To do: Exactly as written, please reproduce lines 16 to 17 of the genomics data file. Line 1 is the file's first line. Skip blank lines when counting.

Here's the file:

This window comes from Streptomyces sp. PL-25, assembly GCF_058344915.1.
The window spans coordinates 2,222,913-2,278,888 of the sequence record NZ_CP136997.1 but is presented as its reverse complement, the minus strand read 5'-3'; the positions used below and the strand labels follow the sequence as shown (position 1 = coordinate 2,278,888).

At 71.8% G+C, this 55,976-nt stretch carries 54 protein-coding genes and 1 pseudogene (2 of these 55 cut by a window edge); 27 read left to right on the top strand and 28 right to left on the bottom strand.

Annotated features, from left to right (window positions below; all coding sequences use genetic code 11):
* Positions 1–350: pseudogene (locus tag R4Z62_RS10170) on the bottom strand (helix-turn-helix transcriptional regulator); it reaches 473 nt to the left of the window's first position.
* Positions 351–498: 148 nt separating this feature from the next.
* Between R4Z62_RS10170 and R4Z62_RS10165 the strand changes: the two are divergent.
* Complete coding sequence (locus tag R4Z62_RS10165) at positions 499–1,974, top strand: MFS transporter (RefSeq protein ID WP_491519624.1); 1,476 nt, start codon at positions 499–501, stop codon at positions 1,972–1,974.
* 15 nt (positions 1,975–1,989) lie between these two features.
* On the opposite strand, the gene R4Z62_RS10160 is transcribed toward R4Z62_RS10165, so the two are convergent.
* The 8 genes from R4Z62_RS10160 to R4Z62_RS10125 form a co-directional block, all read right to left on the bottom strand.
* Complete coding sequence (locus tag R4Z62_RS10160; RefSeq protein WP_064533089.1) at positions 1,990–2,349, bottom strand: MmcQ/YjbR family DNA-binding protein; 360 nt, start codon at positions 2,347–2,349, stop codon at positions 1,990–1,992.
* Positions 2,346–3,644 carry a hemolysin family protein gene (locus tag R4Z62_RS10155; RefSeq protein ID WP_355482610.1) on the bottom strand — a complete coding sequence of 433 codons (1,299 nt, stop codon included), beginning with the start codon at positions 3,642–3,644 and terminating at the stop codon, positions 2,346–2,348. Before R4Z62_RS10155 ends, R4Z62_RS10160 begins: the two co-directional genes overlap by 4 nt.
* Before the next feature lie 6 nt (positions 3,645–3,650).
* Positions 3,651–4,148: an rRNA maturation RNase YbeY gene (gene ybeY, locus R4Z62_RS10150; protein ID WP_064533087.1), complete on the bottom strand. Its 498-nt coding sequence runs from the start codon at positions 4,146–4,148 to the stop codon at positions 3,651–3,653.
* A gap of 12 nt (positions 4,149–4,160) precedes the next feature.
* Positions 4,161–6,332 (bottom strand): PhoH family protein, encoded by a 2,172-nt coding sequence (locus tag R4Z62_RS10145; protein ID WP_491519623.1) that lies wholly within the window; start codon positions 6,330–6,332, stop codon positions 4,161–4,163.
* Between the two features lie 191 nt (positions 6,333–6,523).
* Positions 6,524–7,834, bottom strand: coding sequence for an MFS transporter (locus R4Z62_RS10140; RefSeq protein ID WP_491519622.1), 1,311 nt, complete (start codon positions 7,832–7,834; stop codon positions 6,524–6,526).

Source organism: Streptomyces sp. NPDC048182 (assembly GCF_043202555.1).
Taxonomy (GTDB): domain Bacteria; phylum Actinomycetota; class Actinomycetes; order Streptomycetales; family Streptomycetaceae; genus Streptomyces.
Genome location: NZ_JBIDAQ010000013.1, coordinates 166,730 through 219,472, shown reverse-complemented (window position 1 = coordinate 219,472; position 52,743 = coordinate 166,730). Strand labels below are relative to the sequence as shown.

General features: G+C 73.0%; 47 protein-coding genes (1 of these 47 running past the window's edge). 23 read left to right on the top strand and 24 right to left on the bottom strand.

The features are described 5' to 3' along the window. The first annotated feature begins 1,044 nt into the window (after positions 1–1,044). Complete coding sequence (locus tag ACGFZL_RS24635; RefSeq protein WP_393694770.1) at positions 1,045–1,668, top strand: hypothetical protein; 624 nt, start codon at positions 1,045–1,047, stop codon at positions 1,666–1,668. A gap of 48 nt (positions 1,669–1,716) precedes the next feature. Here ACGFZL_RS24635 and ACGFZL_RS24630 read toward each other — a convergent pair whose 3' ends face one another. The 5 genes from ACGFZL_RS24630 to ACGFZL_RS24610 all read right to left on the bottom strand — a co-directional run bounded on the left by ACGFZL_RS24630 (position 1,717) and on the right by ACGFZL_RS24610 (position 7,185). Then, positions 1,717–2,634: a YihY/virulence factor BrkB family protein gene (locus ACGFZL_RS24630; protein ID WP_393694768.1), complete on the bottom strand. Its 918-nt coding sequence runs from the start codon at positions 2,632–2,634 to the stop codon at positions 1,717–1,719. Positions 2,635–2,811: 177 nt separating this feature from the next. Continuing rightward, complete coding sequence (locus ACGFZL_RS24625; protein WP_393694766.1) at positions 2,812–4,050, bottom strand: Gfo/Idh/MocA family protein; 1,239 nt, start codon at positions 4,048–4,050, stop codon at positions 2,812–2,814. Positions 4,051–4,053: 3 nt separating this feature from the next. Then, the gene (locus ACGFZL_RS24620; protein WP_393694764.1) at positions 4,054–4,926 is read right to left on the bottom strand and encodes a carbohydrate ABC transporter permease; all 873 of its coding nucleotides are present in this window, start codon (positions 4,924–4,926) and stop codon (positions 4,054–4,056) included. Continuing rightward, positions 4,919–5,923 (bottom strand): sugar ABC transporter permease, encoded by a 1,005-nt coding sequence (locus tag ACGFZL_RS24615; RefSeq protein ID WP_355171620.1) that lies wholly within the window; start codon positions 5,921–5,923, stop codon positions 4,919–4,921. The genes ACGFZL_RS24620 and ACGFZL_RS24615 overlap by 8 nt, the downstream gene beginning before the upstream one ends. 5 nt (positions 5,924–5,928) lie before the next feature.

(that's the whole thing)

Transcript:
* A gap of 12 nt (positions 4,149–4,160) precedes the next feature.
* Positions 4,161–6,332 (bottom strand): PhoH family protein, encoded by a 2,172-nt coding sequence (locus tag R4Z62_RS10145; protein ID WP_491519623.1) that lies wholly within the window; start codon positions 6,330–6,332, stop codon positions 4,161–4,163.